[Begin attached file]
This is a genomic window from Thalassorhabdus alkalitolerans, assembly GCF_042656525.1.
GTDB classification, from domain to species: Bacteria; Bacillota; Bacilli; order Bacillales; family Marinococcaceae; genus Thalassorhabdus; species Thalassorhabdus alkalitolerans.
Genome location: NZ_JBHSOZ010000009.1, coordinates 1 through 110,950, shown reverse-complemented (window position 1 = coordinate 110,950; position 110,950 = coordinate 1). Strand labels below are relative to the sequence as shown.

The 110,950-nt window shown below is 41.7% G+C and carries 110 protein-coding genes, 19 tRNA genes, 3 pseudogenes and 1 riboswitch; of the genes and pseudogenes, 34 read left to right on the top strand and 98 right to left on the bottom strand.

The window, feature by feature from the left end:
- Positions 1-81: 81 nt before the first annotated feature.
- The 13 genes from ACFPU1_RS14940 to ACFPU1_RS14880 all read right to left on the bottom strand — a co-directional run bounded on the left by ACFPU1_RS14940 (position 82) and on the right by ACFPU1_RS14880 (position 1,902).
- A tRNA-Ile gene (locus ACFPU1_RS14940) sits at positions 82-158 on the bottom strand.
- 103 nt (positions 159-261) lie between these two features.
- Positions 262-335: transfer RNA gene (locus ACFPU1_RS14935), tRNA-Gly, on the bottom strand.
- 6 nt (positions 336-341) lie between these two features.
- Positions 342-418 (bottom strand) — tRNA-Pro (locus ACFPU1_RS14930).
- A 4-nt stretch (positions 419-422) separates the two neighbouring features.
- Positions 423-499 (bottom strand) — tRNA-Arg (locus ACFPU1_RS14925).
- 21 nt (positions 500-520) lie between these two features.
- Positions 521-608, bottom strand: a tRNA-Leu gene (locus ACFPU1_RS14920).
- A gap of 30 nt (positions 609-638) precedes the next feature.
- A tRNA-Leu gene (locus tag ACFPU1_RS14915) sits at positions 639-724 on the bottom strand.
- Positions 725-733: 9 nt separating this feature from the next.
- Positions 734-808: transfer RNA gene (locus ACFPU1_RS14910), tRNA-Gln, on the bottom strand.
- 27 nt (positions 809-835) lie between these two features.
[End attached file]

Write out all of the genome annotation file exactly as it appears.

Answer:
This is a genomic window from Thalassorhabdus alkalitolerans, assembly GCF_042656525.1.
GTDB classification, from domain to species: Bacteria; Bacillota; Bacilli; order Bacillales; family Marinococcaceae; genus Thalassorhabdus; species Thalassorhabdus alkalitolerans.
Genome location: NZ_JBHSOZ010000009.1, coordinates 1 through 110,950, shown reverse-complemented (window position 1 = coordinate 110,950; position 110,950 = coordinate 1). Strand labels below are relative to the sequence as shown.

The 110,950-nt window shown below is 41.7% G+C and carries 110 protein-coding genes, 19 tRNA genes, 3 pseudogenes and 1 riboswitch; of the genes and pseudogenes, 34 read left to right on the top strand and 98 right to left on the bottom strand.

The window, feature by feature from the left end:
- Positions 1-81: 81 nt before the first annotated feature.
- The 13 genes from ACFPU1_RS14940 to ACFPU1_RS14880 all read right to left on the bottom strand — a co-directional run bounded on the left by ACFPU1_RS14940 (position 82) and on the right by ACFPU1_RS14880 (position 1,902).
- A tRNA-Ile gene (locus ACFPU1_RS14940) sits at positions 82-158 on the bottom strand.
- 103 nt (positions 159-261) lie between these two features.
- Positions 262-335: transfer RNA gene (locus ACFPU1_RS14935), tRNA-Gly, on the bottom strand.
- 6 nt (positions 336-341) lie between these two features.
- Positions 342-418 (bottom strand) — tRNA-Pro (locus ACFPU1_RS14930).
- A 4-nt stretch (positions 419-422) separates the two neighbouring features.
- Positions 423-499 (bottom strand) — tRNA-Arg (locus ACFPU1_RS14925).
- 21 nt (positions 500-520) lie between these two features.
- Positions 521-608, bottom strand: a tRNA-Leu gene (locus ACFPU1_RS14920).
- A gap of 30 nt (positions 609-638) precedes the next feature.
- A tRNA-Leu gene (locus tag ACFPU1_RS14915) sits at positions 639-724 on the bottom strand.
- Positions 725-733: 9 nt separating this feature from the next.
- Positions 734-808: transfer RNA gene (locus ACFPU1_RS14910), tRNA-Gln, on the bottom strand.
- 27 nt (positions 809-835) lie between these two features.